The JOLTS report on labor is noteworthy and helpful because it breaks down the jobs market into a more granular look at hiring, firing, and voluntary quits. Its drawback is that the data only goes back less than 20 years, so from the point of view of looking at the economic cycle, it has to be taken with a large dose of salt.
With that disclaimer out of the way, Tuesday’s JOLTS report for December was mixed, and for the second month in a row was soft relative to the strength of the overall jobs gain for that month. With the exception of one new high, the other series are off their best levels, and two continued to decline, with the good news being that there were generally positive revisions in the previous month’s data:
- Quits declined for the 4th month in a row, and are about 5% off peak.
- Hires rose and are only 0.3% off their peak set two months ago.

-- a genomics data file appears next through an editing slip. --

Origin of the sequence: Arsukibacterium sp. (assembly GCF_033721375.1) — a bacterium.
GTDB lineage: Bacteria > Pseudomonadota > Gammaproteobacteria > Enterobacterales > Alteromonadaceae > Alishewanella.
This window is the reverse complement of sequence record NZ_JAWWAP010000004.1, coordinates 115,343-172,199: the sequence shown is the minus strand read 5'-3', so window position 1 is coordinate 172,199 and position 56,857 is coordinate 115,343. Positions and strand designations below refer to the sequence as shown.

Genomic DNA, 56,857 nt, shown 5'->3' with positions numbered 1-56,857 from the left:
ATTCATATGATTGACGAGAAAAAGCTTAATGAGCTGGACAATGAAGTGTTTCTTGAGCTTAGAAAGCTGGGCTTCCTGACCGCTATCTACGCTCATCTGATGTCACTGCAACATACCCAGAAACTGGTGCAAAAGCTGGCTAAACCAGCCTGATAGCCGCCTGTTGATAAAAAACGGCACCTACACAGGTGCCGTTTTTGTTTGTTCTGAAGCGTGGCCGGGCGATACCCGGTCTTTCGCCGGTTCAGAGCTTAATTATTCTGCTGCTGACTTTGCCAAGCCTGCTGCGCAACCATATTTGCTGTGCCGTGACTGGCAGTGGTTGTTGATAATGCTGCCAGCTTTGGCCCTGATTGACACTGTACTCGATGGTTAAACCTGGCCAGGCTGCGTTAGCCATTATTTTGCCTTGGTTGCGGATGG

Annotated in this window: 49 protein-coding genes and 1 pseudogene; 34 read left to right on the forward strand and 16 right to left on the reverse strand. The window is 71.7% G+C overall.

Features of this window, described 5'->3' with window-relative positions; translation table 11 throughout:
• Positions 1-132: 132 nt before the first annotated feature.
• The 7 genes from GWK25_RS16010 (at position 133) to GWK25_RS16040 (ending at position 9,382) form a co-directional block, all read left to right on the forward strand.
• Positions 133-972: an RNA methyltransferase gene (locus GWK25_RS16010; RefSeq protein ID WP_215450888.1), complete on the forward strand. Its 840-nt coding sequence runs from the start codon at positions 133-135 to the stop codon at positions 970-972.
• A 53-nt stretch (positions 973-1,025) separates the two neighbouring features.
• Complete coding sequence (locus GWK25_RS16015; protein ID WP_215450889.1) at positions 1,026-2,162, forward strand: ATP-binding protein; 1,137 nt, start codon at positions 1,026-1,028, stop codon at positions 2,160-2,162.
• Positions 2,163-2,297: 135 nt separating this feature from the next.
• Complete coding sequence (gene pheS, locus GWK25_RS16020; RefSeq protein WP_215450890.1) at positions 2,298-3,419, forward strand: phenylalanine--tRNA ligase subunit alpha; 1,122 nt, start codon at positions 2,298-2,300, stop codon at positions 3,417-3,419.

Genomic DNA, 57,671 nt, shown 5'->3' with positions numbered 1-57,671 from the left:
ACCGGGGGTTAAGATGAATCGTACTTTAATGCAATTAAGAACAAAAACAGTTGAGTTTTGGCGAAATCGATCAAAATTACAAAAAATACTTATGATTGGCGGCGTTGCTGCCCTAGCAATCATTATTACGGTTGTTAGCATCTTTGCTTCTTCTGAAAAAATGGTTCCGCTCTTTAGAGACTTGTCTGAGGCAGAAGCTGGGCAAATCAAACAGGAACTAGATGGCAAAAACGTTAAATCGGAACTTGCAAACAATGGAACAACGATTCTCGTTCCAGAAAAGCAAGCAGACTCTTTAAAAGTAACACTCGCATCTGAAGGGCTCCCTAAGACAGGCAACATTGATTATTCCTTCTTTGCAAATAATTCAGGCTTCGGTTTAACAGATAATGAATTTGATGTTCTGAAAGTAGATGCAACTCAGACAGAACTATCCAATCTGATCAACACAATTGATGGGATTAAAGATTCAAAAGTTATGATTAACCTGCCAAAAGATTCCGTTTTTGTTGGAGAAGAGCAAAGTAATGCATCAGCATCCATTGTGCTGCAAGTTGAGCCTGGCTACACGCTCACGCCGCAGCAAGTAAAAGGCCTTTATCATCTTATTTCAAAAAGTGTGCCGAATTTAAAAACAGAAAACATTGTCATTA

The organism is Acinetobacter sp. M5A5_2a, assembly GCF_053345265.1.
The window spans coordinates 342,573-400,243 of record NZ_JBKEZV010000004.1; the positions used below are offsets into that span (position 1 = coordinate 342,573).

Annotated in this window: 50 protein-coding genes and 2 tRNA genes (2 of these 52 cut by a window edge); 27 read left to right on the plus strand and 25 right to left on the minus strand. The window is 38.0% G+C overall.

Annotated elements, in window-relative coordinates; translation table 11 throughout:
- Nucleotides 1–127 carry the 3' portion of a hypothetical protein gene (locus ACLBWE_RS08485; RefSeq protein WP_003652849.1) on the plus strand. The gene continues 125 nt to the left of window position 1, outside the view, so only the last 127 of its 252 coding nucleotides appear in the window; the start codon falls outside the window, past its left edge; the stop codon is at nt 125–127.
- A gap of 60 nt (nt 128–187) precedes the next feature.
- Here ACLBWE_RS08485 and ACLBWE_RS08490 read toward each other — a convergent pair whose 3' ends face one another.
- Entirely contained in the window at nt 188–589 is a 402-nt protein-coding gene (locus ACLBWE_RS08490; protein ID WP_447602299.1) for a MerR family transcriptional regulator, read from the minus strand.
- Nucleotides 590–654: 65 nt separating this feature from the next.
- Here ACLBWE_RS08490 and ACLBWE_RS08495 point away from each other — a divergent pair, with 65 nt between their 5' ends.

- Total separations declined and are off 4% from August.
- Job openings made a new all time high.
- Layoffs and Discharges declined (a good thing), but remain up about 10% from their recent low last March.
Let’s update where the report might tell us we are in the cycle.
First, below is a graph, averaged quarterly through the fourth quarter, of the *rates* of hiring, quits, layoffs, and openings as a percentage of the labor force since the inception of the series (layoffs and discharges are inverted at the 3% level, so that higher readings show fewer layoffs than normal, and lower readings show more):